Shows & Panels
- The 2014 Big Picture on Cyber Security
- AFCEA Answers
- Ask the CIO
- Building the Hybrid Cloud
- Connected Government: How to Build and Procure Network Services for the Future
- Continuing Diagnostics and Mitigation: Discussion of Progress and Next Steps
- Federal Executive Forum
- Federal Tech Talk
- The Future of Government Data Centers
- The Future of IT: How CIOs Can Enable the Service-Oriented Enterprise
- Government Perspectives on Mobility and the Cloud
- The Intersection: Where Technology Meets Transformation
- Maximizing ROI Through Data Center Consolidation
- Mitigating Insider Threats in Virtual & Cloud Environments
- Modern Mission Critical Series
- Moving to the Cloud. What's the best approach for me
- Navigating Tough Choices in Government Cloud Computing
- The New Generation of Database
- Reimagining the Next Generation of Government
- Satellite Communications: Acquiring SATCOM in Tight Times
- Targeting Advanced Threats: Proven Methods from Detection through Remediation
- Transformative Technology: Desktop Virtualization in Government
- The Truth About IT Opex and Software Defined Networking
- Value of Health IT
- Air Traffic Management Transformation Report
- Cloud First Report
- General Dynamics IT Enterprise Center
- Gov Cloud Minute
- Government in Technology Series
- Homeland Security Cybersecurity Market Report
- National Cybersecurity Awareness Month
- Technology Insights
- The Cyber Security Report
- The Next Generation Cyber Security Experts
Shows & Panels
Air traffic controllers are heading back to work. Significant airport delays were reported last week due to furloughs at FAA caused by sequestration.
Pressured by Senate Democrats, White House says it's open to fix on FAA furloughs
Air traffic controllers furloughed as government cuts kick in; some flight delays show up
Two airline trade associations and the Air Line Pilots Association said they have filed a lawsuit asking the U.S. Court of Appeals in Washington to stop the furloughs.
FAA: Expect long delays at major airports as air traffic controller furloughs kick in Sunday
Federal Aviation Administration to close 149 air traffic control towers because of budget cuts
Obama administration: Spending cuts will cause flight delays
New report says federal regulators haven't kept safety promises made after 2009 air crash
Los Angeles Mayor Antonio Villaraigosa is putting an end to rumors that he's up for a Cabinet position in the Obama administration.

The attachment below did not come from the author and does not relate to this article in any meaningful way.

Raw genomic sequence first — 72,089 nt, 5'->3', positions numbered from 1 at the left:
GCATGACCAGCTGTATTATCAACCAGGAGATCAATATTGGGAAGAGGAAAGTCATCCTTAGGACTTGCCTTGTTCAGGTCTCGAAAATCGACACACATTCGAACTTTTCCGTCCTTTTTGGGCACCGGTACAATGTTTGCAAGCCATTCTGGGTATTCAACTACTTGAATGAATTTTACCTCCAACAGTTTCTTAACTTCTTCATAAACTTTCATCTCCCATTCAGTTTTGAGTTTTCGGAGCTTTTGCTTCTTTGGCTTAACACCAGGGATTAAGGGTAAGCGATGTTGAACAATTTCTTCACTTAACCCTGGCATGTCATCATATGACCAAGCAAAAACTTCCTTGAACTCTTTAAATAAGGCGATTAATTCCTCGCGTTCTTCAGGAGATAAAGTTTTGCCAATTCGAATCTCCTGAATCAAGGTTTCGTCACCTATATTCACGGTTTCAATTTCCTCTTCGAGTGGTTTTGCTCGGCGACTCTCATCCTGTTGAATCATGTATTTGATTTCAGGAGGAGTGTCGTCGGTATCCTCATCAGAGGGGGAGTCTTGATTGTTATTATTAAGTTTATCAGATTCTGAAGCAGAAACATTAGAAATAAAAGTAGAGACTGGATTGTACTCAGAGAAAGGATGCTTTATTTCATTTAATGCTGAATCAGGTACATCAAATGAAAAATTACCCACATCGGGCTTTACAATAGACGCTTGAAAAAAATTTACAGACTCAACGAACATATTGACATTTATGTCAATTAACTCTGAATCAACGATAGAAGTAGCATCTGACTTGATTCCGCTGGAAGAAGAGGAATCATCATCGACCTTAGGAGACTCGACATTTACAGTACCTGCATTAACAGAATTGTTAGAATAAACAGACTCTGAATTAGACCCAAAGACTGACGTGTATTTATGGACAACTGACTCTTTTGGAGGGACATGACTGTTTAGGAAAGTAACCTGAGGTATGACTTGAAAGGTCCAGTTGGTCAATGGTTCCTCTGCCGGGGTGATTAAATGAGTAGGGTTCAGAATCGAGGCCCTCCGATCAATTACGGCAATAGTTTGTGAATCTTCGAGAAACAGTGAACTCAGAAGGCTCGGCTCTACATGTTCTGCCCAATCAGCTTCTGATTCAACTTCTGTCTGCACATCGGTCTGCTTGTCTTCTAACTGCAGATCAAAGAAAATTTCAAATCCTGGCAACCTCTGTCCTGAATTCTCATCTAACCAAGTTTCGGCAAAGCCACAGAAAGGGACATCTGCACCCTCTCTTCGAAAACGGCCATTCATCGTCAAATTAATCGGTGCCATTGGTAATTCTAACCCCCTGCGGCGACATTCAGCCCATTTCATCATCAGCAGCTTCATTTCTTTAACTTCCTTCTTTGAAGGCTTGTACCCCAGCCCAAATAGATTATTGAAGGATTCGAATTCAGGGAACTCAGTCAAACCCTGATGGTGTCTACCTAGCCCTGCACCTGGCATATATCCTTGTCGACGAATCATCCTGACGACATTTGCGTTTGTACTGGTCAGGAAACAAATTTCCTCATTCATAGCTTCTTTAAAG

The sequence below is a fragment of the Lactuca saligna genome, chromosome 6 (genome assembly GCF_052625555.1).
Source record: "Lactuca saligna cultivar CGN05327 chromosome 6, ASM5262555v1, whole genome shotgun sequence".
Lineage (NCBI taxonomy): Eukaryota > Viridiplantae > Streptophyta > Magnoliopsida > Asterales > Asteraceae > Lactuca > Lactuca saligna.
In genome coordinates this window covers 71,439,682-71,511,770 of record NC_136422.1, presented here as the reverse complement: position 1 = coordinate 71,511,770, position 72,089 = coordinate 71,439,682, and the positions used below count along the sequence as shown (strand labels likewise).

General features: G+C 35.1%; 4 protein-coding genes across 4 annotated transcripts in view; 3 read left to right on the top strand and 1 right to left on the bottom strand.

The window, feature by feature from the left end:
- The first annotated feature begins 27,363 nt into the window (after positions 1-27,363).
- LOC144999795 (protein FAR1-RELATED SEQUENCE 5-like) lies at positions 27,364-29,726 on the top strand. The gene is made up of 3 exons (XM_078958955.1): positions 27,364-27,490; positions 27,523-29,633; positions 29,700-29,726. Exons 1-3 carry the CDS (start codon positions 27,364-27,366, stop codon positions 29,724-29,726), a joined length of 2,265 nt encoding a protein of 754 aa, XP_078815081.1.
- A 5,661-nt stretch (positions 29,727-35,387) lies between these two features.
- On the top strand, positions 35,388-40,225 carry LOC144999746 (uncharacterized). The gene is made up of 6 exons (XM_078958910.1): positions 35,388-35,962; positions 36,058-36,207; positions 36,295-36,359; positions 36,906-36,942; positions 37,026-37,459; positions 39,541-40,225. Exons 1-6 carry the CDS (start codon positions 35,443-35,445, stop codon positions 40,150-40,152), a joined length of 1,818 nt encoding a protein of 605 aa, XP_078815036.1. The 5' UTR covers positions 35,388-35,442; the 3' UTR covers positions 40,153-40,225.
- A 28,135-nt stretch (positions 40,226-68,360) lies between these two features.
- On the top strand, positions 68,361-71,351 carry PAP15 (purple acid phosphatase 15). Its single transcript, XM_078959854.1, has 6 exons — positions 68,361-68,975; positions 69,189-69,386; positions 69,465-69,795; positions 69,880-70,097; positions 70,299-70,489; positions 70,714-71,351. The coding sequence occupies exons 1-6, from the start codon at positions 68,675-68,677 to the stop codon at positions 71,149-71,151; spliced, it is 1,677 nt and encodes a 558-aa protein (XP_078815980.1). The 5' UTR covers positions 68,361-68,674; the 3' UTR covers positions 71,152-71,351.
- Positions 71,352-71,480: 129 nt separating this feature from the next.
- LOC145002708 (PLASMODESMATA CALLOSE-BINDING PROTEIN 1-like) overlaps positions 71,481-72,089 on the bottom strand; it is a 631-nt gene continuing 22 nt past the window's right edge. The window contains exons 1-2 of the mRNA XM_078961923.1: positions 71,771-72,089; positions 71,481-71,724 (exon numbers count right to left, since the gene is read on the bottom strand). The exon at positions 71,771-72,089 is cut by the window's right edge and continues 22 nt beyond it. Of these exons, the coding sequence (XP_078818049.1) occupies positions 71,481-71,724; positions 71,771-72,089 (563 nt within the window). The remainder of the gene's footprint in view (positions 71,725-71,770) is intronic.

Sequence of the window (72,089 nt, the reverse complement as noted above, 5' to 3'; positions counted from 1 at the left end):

Transportation Secretary Ray LaHood, who lifted the profile of distracted driving as a national safety concern, is stepping down, presenting President Barack Obama with another Cabinet vacancy at the start of his second term.
NASA, the Surface Transportation Board and the Federal Deposit Insurance Corporation share a common trait that led them to the top ranking for their size class in the Partnership for Public Service's seventh annual Best Places to Work survey. Transportation, OMB and the National Credit Union Administration earn the most improved status by implementing the best practices of the leading agencies.
So, just what does an air traffic controller do? How do they become ATC and how many are there? Short answer: They control air traffic, its hard work and probably not enough of them. For details check out Senior Correspondent Mike Causey's Federal Report.
The Federal Transit Administration now has the authority to set safety standards under the Moving Ahead for Progress in the 21st Century Act or MAP-21.
A spending bill required to avoid a government shutdown at the end of the month has cleared a procedural hurdle in the Senate.
In March the FAA raised hopes that it might loosen rules for electronic devices by saying it would "explore ways to bring together all of the key stakeholders involved."
Transportation Department CIO Nitin Pradhan is stepping down at the end of this month.
The Obama administration is making nearly half a billion dollars in unspent highway funds available to states that promise to use the money to create jobs and improve transportation.
The Federal Aviation Administration is slated to lose $1 billion from its budget if Congress does not act to prevent sequestration, according to a study released by the Aerospace Industries Association. But the cuts would ripple throughout the nation's economy. About 100,000 jobs throughout the economy would be lost.
The Federal Aviation Administration will bar airports nationwide from using a traffic-reversing operation that led to a close call last week at an airport near the nation's capital.
The Veterans Affairs Department will award a $5 billion IT hardware contract in the next two months. GSA will release a request for information for cybersecurity tools in the coming days. Both are examples of a healthy and busy fourth quarter for acquisition.